New COMESA Strategy to focus on structural transformation of regional economies

New COMESA Strategy to focus on structural transformation of regional economies
Photo credit: COMESA Stat

13 Jul 2016

The final review of the 2016-­2020 COMESA Medium Term Strategic Plan began on 12 July with representatives of Member States making their final input into the plan. The new strategy focuses on entrenching trade facilitation, market integration, infrastructure development, industrialization institutional and regulatory policies, capacity development and resource mobilization.

At the opening of the review meeting, the Secretary General of COMESA Mr Sindiso Ngwenya told the representatives of member States to take ownership of the strategy to enable it contribute to structural transformation of their economies.

“Member States have a responsibility to domesticate the Strategic Plan through alignment with their National Development Plans (NDPs) and take on ownership of the implementation process,” Mr Ngwenya said.

He said the speed towards attaining regional integration agenda will come about when Member States and non­state actors fulfill their roles and responsibilities.

Consultative Approach

The development of the new strategy used a wide consultative approach with key stakeholders internally and externally. Consultations were undertaken at different levels including African Union Commission under Agenda 2063, Centre for the Sustainable Development Goals (SDGs) as well as with partner Regional Economic Communities. As a result, alignment has been established at the Global, Continental, Regional and subject specific levels.

The Secretary General described the new Strategic Plan as a useful tool to engage strategic partners in the pursuit of Regional Integration to marshal both financial and non-­financial resources to build on successes and override the prevailing challenges.

“Member States should entrench ownership through funding of regional integration programmes in order to reverse reliance of external funding for regional integration programmes,” Mr Ngwenya stressed.

Currently, over 80% of the COMESA programmes are funded by cooperating partners making sustainability of programmes under such funding arrangements difficult.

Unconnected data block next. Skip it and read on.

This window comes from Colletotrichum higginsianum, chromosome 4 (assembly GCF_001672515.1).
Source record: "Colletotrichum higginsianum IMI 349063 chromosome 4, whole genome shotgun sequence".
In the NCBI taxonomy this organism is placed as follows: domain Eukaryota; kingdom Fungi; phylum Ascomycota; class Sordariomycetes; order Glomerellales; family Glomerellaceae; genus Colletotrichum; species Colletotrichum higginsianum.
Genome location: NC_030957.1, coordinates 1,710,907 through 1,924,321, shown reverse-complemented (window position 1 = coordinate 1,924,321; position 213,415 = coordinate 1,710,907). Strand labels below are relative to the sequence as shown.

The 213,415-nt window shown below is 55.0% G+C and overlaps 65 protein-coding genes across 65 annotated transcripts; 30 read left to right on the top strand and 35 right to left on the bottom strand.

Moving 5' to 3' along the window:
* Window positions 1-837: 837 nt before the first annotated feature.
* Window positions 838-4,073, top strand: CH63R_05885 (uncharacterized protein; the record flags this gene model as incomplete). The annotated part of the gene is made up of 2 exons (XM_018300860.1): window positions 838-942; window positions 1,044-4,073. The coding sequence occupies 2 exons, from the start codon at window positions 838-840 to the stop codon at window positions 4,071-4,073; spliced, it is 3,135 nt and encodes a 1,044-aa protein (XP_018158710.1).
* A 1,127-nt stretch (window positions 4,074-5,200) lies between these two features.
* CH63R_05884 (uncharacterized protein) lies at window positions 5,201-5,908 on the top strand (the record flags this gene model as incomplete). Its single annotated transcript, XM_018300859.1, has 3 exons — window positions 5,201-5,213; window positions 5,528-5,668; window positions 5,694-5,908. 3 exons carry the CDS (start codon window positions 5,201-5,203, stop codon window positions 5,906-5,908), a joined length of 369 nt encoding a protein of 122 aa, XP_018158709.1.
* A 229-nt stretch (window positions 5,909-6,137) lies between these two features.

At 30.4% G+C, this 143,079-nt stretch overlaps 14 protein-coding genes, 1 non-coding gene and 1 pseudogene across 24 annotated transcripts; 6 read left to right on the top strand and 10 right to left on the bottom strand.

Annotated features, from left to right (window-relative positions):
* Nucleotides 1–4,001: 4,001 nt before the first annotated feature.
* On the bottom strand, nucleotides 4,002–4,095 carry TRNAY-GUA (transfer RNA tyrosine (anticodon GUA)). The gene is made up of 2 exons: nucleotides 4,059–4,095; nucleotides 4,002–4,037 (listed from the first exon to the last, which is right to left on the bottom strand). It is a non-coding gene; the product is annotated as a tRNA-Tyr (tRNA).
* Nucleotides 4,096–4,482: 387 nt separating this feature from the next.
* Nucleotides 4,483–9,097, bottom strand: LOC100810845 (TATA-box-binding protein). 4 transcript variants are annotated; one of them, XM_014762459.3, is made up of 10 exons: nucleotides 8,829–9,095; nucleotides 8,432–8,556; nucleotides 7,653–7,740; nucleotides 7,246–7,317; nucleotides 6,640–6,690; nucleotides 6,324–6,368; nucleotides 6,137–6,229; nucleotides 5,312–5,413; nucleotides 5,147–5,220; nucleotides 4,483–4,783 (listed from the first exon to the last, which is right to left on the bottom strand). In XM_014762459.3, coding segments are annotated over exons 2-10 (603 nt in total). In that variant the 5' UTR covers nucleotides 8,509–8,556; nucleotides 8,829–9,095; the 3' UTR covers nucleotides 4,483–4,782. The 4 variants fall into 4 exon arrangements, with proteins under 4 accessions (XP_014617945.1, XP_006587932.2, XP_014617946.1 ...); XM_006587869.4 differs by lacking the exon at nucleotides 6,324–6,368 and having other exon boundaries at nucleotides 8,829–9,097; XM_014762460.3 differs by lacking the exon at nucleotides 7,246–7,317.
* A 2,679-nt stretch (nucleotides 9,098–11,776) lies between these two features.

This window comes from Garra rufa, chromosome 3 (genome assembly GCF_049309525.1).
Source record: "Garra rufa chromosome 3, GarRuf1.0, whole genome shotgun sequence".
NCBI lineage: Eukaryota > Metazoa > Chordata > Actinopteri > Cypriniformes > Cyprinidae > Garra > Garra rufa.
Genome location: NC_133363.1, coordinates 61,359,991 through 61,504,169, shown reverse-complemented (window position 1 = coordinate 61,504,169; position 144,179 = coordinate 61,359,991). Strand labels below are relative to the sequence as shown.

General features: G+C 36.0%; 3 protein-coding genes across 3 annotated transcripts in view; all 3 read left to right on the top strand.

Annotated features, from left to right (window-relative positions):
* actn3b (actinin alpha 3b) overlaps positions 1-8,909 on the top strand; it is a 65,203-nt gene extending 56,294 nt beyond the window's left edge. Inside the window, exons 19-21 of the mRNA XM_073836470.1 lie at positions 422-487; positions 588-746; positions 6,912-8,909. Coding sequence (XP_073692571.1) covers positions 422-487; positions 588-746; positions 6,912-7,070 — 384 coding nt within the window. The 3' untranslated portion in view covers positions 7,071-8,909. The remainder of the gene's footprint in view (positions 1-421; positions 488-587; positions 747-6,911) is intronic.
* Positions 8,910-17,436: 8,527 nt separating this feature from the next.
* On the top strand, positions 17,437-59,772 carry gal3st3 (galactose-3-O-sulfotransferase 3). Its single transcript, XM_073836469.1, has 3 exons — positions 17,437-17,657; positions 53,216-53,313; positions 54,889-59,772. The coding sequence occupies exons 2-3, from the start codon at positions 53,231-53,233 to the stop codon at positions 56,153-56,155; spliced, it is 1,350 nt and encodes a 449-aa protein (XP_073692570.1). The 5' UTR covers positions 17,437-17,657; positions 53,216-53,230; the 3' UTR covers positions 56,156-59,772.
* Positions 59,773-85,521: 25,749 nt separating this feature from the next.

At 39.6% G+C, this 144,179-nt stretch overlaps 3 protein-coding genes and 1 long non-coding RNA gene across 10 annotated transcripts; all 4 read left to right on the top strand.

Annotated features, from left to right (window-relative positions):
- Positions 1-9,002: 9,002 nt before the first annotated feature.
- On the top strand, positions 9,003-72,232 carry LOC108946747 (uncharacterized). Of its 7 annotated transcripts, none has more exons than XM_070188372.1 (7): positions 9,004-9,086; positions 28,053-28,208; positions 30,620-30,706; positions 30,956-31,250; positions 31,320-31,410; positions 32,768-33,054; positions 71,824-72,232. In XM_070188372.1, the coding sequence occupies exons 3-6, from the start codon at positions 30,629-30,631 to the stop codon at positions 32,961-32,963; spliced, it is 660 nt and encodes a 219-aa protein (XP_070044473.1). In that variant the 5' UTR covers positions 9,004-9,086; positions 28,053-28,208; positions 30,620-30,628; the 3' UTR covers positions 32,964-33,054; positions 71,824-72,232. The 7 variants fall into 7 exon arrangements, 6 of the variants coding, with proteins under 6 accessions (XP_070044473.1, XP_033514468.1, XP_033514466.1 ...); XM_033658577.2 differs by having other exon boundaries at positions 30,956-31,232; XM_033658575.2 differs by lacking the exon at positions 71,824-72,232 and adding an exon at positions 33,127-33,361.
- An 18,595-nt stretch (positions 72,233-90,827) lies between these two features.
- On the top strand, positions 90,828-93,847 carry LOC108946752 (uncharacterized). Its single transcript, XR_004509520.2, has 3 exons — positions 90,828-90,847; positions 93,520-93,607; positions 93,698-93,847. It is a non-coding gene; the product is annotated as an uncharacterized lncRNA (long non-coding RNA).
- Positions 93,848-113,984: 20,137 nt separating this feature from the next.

Market Integration

On market integration, he said the challenges towards attaining the seamless flow of goods, free movement of persons, capital and other objectives are still daunting.

“Intra­regional trade remains low – below 10 percent, transaction costs are still very high and huge obstacles exist to the free movement of goods, capital, investments and people in form of non-­tariff and technical barriers to trade,” he said.

He lamented that immigration laws and policies in many member countries are still harsh and discriminatory. Yet, the free movement of business persons remains a recurrent theme in policy discourse for the desired goal as stated in the strategy for achieving the Common Market.

With regard to industrialization, Mr Ngwenya observed that most COMESA Member States’ economies still rely on the production and exportation of a few primary products without any value addition.

“The need to transform our economies from an overreliance on primary commodities and low value added products will continue to drive COMESA’s planning and execution agenda,” he said.

Such pursuits, he observed should involve developing the necessary strengths and resilience, as well as the capacity to enhance competitiveness, innovation and growth through industrialization and Trade Facilitation.

After the current review, the 2016­-2020 Strategic Plan will be presented to the Council of Ministers meeting in October this year for adoption and thereafter implementation.

Website Visit website
Date 13 Jul 2016
Share on